Disclaimer: I wasn’t sure if I should share my recent experiments with smocking. It’s still a learning process and there are various flaws in my work – the projects presented bellow are far from being perfect, still, I decided to go ahead and take this opportunity to learn more from my talented readers. Do share your experience (recommendations and tips) with me!
This summer, I put smocking on my “to-do” list. I had a couple of hours everyday all by my own (as per the doctor orders I wasn’t able to enjoy the beach as much as I would love to) and while I couldn’t take the sewing machines with me, smocking was exactly what I was looking for.
In my family, learning to smock passed down from one generation to another, but the tradition stopped before my turn, so I never had anyone to learn from and there aren’t any options for learning it where I live. As such, teaching myself how to smock was the only option.
I had purchased the A-Z Smocking book (highly recommended), watched lots of YouTube videos abut, to be honest, none of attempts is really worth showing it. Still, during the holidays and with enough time to spare, I was finally able to see some progresses – the book helped a lot specially with hand-pleating and basic stitches.
I don’t own a pleater, so I need to hand-pleat every piece of fabric (the most difficult part as it’s very difficult to get regular and even-spaced rows with hand-pleating) and that makes a huge difference in the final result. The obvious tip, is to choose your fabric wisely – i.e. small checks or dots.
With this in mind, I selected a small-checked print for my first attempt (Pink Gingham from Ratucos).
While the fabric made it easier for me (the checks are spaced 3 mm apart), I forgot to leave enough space before staring my first row of smocking and the smocking is not properly placed. Nevertheless, the blouse is wearable and hopefully, I’m the only noticing that ….
I think my second attempt was a bit more successful, as I managed to correct some of my previous mistakes. I went with a plaid fabric (again from Ratucos, but on this one the checks are more widely spaced) I left more space before the top row, but I’m not sure about the thread color – not enough contrast? (in my defense, I didn’t have many options with me and looking for a shop was not an option).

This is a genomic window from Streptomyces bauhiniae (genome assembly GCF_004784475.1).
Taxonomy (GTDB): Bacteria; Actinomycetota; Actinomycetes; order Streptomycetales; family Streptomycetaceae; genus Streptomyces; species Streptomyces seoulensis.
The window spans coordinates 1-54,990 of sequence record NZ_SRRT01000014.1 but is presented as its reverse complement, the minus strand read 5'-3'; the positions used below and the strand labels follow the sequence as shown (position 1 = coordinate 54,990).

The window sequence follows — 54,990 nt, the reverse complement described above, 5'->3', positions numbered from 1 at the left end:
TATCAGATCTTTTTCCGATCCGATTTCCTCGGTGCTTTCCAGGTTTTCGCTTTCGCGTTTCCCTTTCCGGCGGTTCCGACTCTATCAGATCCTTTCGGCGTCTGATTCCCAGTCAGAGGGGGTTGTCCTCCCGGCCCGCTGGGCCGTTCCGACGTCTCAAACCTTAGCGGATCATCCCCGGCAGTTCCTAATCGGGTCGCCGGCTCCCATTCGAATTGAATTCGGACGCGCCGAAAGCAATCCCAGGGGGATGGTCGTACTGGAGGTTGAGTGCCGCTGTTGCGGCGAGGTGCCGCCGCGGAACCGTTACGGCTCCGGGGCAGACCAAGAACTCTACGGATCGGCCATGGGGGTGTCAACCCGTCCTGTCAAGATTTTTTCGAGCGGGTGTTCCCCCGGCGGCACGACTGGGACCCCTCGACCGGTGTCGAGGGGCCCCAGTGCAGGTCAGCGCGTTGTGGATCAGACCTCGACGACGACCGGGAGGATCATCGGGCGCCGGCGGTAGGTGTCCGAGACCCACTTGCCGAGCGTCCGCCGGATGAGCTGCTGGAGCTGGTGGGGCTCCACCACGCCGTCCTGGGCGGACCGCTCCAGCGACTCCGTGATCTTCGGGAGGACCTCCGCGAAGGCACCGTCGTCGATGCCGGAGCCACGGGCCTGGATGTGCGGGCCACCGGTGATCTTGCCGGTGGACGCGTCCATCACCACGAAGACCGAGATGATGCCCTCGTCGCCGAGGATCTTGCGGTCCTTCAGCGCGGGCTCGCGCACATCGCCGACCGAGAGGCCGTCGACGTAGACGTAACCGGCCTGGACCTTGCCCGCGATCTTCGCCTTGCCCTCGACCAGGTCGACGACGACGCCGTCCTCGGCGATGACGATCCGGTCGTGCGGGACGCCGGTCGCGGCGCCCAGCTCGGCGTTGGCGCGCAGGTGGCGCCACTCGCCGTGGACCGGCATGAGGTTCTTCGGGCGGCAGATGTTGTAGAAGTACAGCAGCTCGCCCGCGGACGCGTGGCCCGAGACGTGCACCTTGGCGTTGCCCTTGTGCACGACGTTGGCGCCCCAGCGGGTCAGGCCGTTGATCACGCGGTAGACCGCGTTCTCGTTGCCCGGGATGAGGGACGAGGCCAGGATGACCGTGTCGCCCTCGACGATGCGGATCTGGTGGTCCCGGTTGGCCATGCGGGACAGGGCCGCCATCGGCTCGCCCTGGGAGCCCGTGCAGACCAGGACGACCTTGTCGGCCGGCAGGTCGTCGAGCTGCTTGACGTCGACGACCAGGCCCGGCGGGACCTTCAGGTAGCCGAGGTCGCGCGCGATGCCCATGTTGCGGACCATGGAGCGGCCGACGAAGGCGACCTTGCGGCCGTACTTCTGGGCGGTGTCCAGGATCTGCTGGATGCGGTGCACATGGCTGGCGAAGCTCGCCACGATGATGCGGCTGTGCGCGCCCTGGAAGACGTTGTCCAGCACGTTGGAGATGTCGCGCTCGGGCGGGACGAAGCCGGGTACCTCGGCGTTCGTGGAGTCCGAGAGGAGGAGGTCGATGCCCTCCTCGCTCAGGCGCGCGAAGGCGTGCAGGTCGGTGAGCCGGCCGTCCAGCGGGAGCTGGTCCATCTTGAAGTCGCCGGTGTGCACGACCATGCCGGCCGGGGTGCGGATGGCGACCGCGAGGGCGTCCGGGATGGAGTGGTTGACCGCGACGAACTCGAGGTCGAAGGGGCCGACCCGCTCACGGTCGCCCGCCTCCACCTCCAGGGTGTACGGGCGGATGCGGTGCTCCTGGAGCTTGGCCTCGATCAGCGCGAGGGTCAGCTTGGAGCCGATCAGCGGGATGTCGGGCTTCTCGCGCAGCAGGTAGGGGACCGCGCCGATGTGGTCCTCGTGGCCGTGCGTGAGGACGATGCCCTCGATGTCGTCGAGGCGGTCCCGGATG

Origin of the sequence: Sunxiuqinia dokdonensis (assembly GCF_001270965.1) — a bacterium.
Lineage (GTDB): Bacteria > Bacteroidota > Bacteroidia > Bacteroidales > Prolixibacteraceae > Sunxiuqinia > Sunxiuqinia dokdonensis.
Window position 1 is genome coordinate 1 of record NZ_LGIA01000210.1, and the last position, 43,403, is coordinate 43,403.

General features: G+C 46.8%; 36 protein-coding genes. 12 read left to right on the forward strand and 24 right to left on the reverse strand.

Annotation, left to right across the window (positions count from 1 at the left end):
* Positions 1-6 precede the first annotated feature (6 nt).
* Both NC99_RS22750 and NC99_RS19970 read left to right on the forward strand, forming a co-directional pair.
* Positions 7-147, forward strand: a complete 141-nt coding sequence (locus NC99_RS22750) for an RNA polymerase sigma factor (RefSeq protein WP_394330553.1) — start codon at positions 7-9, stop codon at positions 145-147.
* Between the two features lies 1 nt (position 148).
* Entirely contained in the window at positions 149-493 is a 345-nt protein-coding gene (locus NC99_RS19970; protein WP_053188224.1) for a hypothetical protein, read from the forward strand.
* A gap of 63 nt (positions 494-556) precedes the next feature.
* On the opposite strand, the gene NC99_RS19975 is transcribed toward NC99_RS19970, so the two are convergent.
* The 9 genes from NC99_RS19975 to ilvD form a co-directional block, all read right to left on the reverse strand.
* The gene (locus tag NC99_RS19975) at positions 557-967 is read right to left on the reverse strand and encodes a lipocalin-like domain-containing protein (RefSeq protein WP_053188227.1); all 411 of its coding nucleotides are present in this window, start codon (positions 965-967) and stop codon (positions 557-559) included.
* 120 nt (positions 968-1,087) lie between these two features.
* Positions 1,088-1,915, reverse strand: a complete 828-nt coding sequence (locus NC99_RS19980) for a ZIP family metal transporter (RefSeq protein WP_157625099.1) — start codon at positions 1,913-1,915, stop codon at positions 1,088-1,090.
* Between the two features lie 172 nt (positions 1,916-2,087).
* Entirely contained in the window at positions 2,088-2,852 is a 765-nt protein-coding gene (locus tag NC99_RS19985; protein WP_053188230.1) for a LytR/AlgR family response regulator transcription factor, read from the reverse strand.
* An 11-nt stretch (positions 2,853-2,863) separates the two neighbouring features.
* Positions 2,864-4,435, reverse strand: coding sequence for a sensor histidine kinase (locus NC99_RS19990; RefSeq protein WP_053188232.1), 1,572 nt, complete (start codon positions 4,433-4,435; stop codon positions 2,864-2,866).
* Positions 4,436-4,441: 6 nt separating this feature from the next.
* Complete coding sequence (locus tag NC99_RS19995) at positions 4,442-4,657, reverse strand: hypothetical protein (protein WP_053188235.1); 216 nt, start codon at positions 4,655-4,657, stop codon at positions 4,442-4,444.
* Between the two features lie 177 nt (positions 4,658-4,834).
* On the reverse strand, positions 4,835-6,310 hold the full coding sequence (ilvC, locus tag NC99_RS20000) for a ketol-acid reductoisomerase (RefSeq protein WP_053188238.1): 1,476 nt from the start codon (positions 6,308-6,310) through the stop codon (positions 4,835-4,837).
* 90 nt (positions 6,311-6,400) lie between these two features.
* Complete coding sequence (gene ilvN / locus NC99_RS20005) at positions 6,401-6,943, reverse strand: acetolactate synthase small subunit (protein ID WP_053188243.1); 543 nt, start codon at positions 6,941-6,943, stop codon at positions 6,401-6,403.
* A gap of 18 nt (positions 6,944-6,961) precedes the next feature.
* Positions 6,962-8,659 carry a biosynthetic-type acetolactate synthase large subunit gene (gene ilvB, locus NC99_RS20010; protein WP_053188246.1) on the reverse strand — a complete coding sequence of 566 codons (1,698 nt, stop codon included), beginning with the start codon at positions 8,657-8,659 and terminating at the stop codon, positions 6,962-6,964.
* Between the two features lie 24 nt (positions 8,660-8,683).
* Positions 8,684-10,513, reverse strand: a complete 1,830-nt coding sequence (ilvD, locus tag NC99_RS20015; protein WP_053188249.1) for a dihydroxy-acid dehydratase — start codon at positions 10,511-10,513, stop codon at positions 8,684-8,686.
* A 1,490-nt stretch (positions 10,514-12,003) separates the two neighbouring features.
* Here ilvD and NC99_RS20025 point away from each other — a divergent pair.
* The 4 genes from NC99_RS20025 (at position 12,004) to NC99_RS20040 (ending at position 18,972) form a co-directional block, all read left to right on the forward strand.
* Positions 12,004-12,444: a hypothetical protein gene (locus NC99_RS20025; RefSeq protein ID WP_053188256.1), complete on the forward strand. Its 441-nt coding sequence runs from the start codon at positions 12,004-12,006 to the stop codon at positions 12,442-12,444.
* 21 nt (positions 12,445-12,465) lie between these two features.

Smocking is quite addictive and apart from the hand-pleating, the actual smocking is really relaxing and calming. Usually I’m always rushing to finish my projects, but this was a gentle reminder for the need of slowing down and enjoying the process. Plus, it feels really good to have something to work while watching my favorites series.
As you can see above, smocking with Liberty was a bit more complicated – the hand-pleating was not perfect (I spaced it 5 mm, which was too much and you can see I kind of rushed it as well) and the final result shows all the flaws…
Both blouses were made using the Agnes blouse from Citronille which is one of my all-time favorite blouse patterns for girls – I’ve posted several non smocked versions here and here (just to name a few). These are a size 10 with added length (should have added a bit more).
I do wish I had learn how to smock a few years ago – my girl is almost 10 and a smocking dress/blouse is not something she looks forward to wear (still I do hope to sew her a Christmas dress – fingers crossed she will wear it).
I have already completed another smocking project, but it will have to wait for another post.